Although born into a Dutch sea-faring family, I’ve been a farmer all my life. When we came to Canada in 1981, we had little more than a dream, a vision and a goal. We saw potential in a rundown, neglected farm in Elgin. Through hard work and attention to the needs of the land—and with strong community support—we restored it to a thriving dairy farm.
Watching our forests become clearcuts and our lumber profiting off-shore tax havens while people in my community struggled to earn a decent living compelled me to run for political office. To continue destroying our natural environment serves no one. Neither does repeating the same mistakes over and over, hoping for a different outcome.
There are lessons here for our province.
As I travel Albert County talking with residents, many say they feel helpless to create the change they want to see. But we are the government; we can take charge of our destiny.
By working together and reclaiming our right to local decision-making, we can build rural economies based on our strengths; we can manage our assets to meet community needs. A new forest management plan would enable woodlot owners to earn a living and allow communities to benefit from Crown resources, thus creating meaningful work. How long would our fishery remain sustainable if it was managed by a corporation instead of local fishermen?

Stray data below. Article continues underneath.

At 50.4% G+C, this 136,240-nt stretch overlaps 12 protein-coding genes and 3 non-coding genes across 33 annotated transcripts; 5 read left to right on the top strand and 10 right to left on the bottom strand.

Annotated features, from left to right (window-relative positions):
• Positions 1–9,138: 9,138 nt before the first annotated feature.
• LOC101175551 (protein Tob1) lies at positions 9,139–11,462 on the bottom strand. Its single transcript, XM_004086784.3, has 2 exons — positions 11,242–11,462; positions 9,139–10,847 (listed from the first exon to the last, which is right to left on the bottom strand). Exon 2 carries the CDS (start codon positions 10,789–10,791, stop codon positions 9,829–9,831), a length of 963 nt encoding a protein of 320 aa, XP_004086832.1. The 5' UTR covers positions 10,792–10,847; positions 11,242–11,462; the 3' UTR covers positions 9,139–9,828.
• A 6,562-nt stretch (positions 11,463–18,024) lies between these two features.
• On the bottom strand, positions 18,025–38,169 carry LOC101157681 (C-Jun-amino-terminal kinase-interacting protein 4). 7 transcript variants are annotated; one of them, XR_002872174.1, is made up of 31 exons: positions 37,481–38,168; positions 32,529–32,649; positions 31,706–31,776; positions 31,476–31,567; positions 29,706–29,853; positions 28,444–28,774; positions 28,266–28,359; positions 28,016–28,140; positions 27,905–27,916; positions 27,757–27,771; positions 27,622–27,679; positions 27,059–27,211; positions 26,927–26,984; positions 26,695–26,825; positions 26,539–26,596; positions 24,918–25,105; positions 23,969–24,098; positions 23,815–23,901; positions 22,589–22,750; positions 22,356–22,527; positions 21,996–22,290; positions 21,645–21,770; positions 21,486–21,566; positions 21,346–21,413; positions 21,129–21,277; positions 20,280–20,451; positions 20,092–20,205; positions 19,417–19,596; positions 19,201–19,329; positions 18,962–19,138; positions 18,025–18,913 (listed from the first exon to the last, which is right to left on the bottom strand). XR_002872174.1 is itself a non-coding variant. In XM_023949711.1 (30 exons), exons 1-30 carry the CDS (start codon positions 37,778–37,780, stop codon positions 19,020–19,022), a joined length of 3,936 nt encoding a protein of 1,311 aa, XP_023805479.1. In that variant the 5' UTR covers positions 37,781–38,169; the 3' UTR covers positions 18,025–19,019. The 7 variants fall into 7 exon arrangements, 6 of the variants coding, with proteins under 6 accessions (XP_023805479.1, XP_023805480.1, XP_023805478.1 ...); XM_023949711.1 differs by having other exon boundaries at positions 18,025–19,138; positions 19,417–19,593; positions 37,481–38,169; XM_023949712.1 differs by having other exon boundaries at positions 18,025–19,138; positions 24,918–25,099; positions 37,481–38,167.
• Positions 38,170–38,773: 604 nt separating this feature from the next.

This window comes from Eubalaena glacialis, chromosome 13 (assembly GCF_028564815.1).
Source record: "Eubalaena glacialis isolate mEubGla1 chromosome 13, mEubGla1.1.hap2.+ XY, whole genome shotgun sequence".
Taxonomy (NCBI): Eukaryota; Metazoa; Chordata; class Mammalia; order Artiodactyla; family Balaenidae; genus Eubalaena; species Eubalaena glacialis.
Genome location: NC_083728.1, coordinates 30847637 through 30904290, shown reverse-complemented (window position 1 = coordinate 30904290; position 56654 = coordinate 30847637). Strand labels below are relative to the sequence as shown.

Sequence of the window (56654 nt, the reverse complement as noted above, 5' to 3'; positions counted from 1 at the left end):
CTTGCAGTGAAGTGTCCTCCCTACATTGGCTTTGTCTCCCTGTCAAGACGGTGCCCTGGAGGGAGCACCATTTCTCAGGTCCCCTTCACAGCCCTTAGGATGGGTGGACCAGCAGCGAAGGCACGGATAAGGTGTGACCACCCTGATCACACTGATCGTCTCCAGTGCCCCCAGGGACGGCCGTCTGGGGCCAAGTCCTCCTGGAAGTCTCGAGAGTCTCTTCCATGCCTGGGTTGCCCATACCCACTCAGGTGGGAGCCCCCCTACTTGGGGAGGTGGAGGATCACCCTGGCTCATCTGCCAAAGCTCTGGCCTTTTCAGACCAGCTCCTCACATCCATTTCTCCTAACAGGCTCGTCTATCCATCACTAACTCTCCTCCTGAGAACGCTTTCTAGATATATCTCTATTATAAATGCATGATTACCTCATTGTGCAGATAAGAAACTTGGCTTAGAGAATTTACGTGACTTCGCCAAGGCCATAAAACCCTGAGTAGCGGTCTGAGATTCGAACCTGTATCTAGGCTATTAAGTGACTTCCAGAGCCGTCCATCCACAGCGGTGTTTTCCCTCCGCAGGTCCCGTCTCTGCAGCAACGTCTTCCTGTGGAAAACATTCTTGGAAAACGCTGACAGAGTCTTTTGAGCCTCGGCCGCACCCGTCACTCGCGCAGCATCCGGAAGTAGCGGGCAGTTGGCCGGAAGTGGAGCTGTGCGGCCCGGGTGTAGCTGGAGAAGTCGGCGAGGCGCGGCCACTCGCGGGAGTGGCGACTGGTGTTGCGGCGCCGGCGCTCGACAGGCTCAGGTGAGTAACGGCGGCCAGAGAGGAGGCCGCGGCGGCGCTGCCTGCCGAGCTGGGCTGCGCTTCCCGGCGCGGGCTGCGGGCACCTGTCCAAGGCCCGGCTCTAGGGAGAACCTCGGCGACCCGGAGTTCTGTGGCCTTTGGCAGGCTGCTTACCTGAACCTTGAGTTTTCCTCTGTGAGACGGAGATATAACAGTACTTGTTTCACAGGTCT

Supporting local business keeps wealth circulating here instead of disappearing elsewhere. Local decision-making would give us greater control over infrastructure maintenance, healthcare and educational resources.
Because farming, fishing and forestry are inherent to Albert County, our programs should support our farmers and food suppliers. Tourism offers endless opportunities with a continually-evolving, expanding market. But tourism, too, depends upon the health of our environment. No one visits an industrial zone.
These principles are at the heart of Green Party policy (tinyurl.com/ybcgy8w3). We believe governments should be collaborators and supporters of sustainable, community-led goals and initiatives, not top-down dictators.
A community thrives when residents are able to meet their own needs and realize their full potential in a sustainable manner. It takes good governance—representing the people, not corporate interests—to realize this goal. We need old wisdom, forward vision and ethical leadership to make this happen. It’s time for change.